SINGER-songwriter Colin Hay feels as though he's lived three different lives across three continents.
The Scottish-born former vocalist of Aussie icon Men at Work has lived in California since leaving Melbourne in the late '80s to build a well-earned cult following across the world.
Despite his international touring schedule, Hay, who performs at Warrnambool's Lighthouse Theatre next Wednesday, told Offbeat he never really stopped coming back to the "land Down Under" he helped make famous.
"It wasn't that I wanted to leave," he said. "
But I felt at the end of the '80s it didn't seem anyone was particularly interested in what I was doing, so I left to base myself in California so I could tour North and South America, Europe, and that's what I've been doing for the last 20 years.
"I'm not going to pretend it hasn't been difficult to find an audience, but it's been getting better for the past 10 years.
"The old stuff has its own life.
"Men at Work is a brand, something with a very strong significance and is more well-known than my name in itself, so because my shows are under my name it means people have to be interested in what I've been doing since then."
Hay said having songs played on TV series Scrubs and indie film Garden State had opened up his catalogue to younger audiences.
"It's very helpful and it doesn't just come along.
"It comes through constantly working nothing happens if you're sitting on your arse.
"You have to do shit and keep touring and working for those opportunities to happen.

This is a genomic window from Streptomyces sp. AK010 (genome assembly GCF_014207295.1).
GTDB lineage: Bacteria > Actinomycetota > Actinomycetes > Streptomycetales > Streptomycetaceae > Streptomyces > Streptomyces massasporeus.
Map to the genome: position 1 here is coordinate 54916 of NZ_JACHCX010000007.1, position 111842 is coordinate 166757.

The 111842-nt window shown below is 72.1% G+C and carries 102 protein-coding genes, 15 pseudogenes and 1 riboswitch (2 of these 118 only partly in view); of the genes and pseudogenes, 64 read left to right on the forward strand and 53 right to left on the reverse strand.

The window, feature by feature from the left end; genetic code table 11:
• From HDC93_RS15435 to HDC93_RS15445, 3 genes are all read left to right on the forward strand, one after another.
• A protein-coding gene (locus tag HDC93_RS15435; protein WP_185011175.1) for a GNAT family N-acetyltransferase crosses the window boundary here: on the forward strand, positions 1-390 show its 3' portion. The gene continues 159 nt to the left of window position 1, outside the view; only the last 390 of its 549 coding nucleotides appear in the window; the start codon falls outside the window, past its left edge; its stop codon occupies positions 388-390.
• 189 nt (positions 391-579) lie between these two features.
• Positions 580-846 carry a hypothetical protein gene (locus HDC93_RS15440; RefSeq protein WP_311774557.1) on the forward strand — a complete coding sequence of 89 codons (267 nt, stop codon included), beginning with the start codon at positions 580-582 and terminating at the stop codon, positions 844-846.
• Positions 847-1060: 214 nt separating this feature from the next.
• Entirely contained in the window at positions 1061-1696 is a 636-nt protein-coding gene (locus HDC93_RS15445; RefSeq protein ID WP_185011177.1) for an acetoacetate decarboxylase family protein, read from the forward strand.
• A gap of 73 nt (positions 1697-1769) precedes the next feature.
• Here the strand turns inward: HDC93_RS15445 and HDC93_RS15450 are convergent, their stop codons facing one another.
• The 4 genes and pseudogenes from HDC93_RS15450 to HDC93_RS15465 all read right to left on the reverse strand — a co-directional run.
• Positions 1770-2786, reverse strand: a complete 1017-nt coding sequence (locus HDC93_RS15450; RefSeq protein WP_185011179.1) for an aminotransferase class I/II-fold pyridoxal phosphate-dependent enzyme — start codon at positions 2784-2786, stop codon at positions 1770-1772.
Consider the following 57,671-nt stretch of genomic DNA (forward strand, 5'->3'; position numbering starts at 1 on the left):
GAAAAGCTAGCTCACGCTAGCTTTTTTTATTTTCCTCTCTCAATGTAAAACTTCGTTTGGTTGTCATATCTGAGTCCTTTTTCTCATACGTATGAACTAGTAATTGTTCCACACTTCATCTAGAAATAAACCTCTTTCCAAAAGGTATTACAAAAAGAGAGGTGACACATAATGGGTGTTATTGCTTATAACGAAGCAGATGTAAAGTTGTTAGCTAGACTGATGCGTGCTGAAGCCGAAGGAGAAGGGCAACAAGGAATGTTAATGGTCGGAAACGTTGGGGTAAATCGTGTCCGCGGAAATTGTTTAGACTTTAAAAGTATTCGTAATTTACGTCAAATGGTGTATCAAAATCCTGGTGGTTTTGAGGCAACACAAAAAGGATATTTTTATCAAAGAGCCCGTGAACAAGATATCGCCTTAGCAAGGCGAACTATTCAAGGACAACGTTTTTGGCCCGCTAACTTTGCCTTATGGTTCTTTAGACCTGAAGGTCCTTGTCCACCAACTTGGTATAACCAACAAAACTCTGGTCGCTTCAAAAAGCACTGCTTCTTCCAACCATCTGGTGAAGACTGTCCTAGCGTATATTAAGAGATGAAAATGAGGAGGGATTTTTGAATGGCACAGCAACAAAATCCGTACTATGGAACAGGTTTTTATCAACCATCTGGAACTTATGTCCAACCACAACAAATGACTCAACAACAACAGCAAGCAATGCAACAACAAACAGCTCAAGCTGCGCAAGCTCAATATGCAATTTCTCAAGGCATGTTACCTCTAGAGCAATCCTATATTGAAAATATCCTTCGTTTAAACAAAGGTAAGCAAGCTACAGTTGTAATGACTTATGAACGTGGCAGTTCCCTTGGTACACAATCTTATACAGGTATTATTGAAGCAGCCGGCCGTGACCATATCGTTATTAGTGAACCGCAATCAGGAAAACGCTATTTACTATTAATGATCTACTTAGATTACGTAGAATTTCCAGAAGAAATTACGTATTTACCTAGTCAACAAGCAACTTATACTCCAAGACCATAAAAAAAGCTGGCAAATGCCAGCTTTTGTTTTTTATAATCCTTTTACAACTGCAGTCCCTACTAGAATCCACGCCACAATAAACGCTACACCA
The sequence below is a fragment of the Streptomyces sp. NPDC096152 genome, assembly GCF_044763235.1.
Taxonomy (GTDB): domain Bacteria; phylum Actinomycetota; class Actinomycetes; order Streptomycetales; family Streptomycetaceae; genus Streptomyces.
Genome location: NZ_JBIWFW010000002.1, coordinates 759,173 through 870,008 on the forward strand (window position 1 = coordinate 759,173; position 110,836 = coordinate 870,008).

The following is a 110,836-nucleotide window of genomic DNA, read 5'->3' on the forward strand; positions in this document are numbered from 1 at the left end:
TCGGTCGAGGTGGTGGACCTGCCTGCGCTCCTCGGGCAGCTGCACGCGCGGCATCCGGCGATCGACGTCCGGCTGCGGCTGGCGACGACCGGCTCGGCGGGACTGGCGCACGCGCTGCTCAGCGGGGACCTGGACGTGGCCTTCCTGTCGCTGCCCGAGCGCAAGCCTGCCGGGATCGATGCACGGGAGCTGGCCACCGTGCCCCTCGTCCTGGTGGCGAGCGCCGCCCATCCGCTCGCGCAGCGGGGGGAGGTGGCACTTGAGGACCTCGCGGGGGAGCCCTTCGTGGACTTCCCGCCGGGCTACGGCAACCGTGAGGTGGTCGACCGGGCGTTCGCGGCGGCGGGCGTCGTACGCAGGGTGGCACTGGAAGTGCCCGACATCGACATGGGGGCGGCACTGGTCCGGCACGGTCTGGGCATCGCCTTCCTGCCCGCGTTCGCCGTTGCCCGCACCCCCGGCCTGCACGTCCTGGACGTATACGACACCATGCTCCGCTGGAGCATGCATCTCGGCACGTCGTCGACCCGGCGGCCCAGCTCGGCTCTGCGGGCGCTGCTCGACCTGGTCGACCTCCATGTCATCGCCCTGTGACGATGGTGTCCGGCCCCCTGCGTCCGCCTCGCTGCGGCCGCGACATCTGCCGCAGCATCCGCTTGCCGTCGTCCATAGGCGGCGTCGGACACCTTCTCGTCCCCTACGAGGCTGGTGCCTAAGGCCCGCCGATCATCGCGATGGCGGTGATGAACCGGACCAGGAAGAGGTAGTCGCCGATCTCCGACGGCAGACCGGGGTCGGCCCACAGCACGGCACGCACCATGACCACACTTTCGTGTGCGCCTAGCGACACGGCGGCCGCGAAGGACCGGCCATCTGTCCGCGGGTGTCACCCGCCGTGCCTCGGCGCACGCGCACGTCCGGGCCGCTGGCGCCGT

"Having songs pop up in Scrubs and having new material, there's an interest in what I'm doing."
Hay's Find My Dance regional tour, with 23 shows in just 32 days, was inspired after a backstage interaction he had years ago with an Aboriginal man.
At a time he was admittedly "drinking too much" and performing without his typical spark, the man encouraged him to search for his identity.
"He said 'You lost your dance and you have to go and find it'. That's what I've been doing and it's not really a literal thing, it's metaphoric in many ways.
"We have to try and become who we are and get closer to who we are as people.
"Sometimes we have to get out of our own way to do that. We have to let the light in.
"Previously I've just played in major cities so this tour is an experiment to see if I do have an audience in these places."
The tour, which began last week in Western Australia, will involve Hay travelling across the nation before finishing at the Sydney Opera House next month.
"It's a very powerful place, Australia, but not for the stereotypical, flag-waving reasons people normally associate power with," he said. "If you travel outside the cities, inland a bit, it's truly awesome in the true sense of the word.
"There's even more of a reason to look at who we are and where we live and just how we can protect what we have.
"The south-west has some of the most beautiful parts of the world.
"My old manager Russell Deppeler is from Port Campbell, so one of the rituals I'd indulge in whenever I was back in Melbourne was to take a drive down the Great Ocean Road.
"I'd drive as far as I can and disappear in the Otways and wander among the trees."
Hay will also perform at Hamilton's Performing Arts Centre on Tuesday.